Dear Mrs. Bluth,
First let me thank you for personally involving yourself to save my life, my marriage and my sanity. I just need for you to know what a G-d-send this column is and how wonderful it is to have a place to reach out and get such sound and encouraging intervention. As you well know my story, the reason for my writing it to appear in your column is because there are others like myself who may recognize themselves and save themselves before they lose everything that is important and dear to them.
Three years ago, I took a job with a firm that offered me growth. To my surprise, there was only one other Jewish guy who worked in another department. My sector employed mostly women and my supervisor became my partner on a project our team was working on. At first it was all work and I learned a lot from working with ‘Ellen,’ although I tried to excuse myself from going out with the team for lunch or drinks after work, we often all took coffee breaks together and this, at the risk of insulting Ellen by refusing, became unavoidable.
My life at home during this pandemic year became strained with three young children running around our small apartment and my wife, seemingly, always complaining, too tired or simply distant, I began to actually look forward to going into work and having Ellen’s company. She was a breath of fresh air, vibrant and cheerful, and attentive. I began to work late along with Ellen and some other members of our team, when one of the girls whispered that Ellen had her eye on me. Of course I was flattered but brushed it off with a laugh until it was time to leave. As the room emptied out I realized we were the only ones left. I started to feel somewhat uncomfortable and reached for my coat and briefcase when Ellen made her move. I was so startled by her advances, yet made no move to back away and let things evolve as if transfixed in a dream. When things had gone so far as to nearly consummate the intimacy, I pulled away and said I was sorry but I could not betray me my wife. Ellen went into a rage and threatened to destroy me. Two days later, I was fired.
The fact that I lost my job was a relief and the guilt-ridden few days that followed the event. I couldn’t look my wife in the eye, couldn’t even touch her because I felt so dirty and confused. It was then that I recall my sister having spoken to you and got in touch with you. Your advice was for me to sit down with my wife and tell her everything. I was so terrified that she would leave me the moment I finished unburdening myself, you assured me that if it didn’t go well you would reach out and speak to her. Well, I did what you suggested telling her that this advice came from you and that you invited us both to see you. I cried throughout the telling and when it was over I noticed that my wife was crying too. She agreed to see you and we cannot thank you enough for the guidance and the ‘homework’ you gave us to help us both overcome my guilt and my wife’s mistrust and rejection.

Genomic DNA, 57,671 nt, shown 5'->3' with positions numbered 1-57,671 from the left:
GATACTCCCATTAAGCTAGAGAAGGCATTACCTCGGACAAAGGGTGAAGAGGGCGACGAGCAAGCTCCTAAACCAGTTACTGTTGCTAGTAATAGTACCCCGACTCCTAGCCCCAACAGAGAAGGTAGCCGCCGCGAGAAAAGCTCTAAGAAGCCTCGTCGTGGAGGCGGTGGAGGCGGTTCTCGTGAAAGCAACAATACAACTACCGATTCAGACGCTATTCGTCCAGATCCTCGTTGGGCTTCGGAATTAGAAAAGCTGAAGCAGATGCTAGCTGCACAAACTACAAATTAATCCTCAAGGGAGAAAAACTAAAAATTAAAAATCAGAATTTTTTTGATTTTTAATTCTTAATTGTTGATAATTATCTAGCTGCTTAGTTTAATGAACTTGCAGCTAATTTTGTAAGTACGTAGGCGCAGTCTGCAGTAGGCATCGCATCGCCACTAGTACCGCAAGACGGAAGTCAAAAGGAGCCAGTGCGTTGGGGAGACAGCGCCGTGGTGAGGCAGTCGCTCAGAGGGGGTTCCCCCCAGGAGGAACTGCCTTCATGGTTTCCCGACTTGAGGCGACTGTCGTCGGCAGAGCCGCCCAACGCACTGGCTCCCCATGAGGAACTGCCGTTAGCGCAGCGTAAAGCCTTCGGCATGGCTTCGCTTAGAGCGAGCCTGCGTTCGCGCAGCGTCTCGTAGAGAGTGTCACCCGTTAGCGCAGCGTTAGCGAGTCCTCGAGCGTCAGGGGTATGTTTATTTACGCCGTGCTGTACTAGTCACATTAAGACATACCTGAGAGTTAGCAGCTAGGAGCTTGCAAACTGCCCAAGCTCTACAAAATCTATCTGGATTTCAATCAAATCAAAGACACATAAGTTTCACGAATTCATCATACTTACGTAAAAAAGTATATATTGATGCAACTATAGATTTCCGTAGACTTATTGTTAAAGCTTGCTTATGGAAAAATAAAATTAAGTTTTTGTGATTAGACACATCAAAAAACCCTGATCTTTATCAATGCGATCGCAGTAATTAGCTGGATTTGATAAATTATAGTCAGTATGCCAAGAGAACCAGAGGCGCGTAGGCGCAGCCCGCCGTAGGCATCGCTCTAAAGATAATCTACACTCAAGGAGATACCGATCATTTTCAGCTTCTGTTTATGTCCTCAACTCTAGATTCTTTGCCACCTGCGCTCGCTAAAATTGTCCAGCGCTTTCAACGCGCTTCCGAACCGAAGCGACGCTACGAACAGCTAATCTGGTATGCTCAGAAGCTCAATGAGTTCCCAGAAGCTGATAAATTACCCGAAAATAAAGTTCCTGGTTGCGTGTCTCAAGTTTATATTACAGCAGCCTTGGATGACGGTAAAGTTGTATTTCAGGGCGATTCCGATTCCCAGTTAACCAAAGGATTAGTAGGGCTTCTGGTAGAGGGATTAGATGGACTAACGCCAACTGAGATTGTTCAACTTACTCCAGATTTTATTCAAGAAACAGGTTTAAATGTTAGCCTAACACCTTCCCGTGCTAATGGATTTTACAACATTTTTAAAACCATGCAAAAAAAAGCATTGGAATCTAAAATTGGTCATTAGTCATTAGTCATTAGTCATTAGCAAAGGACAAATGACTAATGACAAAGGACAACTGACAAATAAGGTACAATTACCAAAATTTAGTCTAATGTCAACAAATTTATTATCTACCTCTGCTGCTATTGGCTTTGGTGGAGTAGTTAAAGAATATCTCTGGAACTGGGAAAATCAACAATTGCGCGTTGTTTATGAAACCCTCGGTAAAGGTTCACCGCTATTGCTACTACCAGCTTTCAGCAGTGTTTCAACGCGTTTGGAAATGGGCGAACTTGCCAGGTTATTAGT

It is now five weeks since we sat on your couch and I am happy to say that things are better, my wife and sit together each night and tell each other our feelings, what made me stray and almost fully betray my troth to her, that I love her deeply and would never ever jeopardize her trust, and she tells me of her hurt but also feels that she may have contributed to my problem by not seeing that our communication, intimacy and joy with each other had gone missing. We both understand that the road back to a carefree, unconditional love and trust is a long way off, but each night brings us a bit closer.
So there you have it. I know that if this happened to me, it may well be happening to others, be they men or women. I hope my story will open their eyes to the human weakness in all of us and the propensity for failure and loss it yields for that momentary rush. Thank you again for all you do for others with this wonderful column and all you have done for us.
I am glad you are staying on course and seeing a family therapist as well. My instant fix will serve you for the moment but your marriage will need deeper fine tuning. You need to understand why you allowed yourself to be in the position you found yourself, why you did not have the presence of mind to recognize the danger signals that were flashing bright red. Your wife, too, will need counseling to understand why this happened and that even though she may have given you a convenient reason to legitimize your actions to yourself, she is blameless in this debacle.
The biggest hurdle you will need to cross is the issue of lost trust and how to heal from it. You are correct in that it will take a long time for your wife to regain that trust in you, perhaps a lifetime. But that’s part of the penance you will have to make to her for your betrayal. Tell her you love her, show her how much you regret the pain you brought her and vow never to entertain the slightest thought of it again. And maybe, just maybe, after some time, she will begin to hope that you are telling the truth. Just to give you some added hope, I have seen it happen before.
I am glad that I was able to be of some help in this desperate situation, and that there will be many more good and happy years ahead for you and your family that will dim the memory of the heartache that you have today.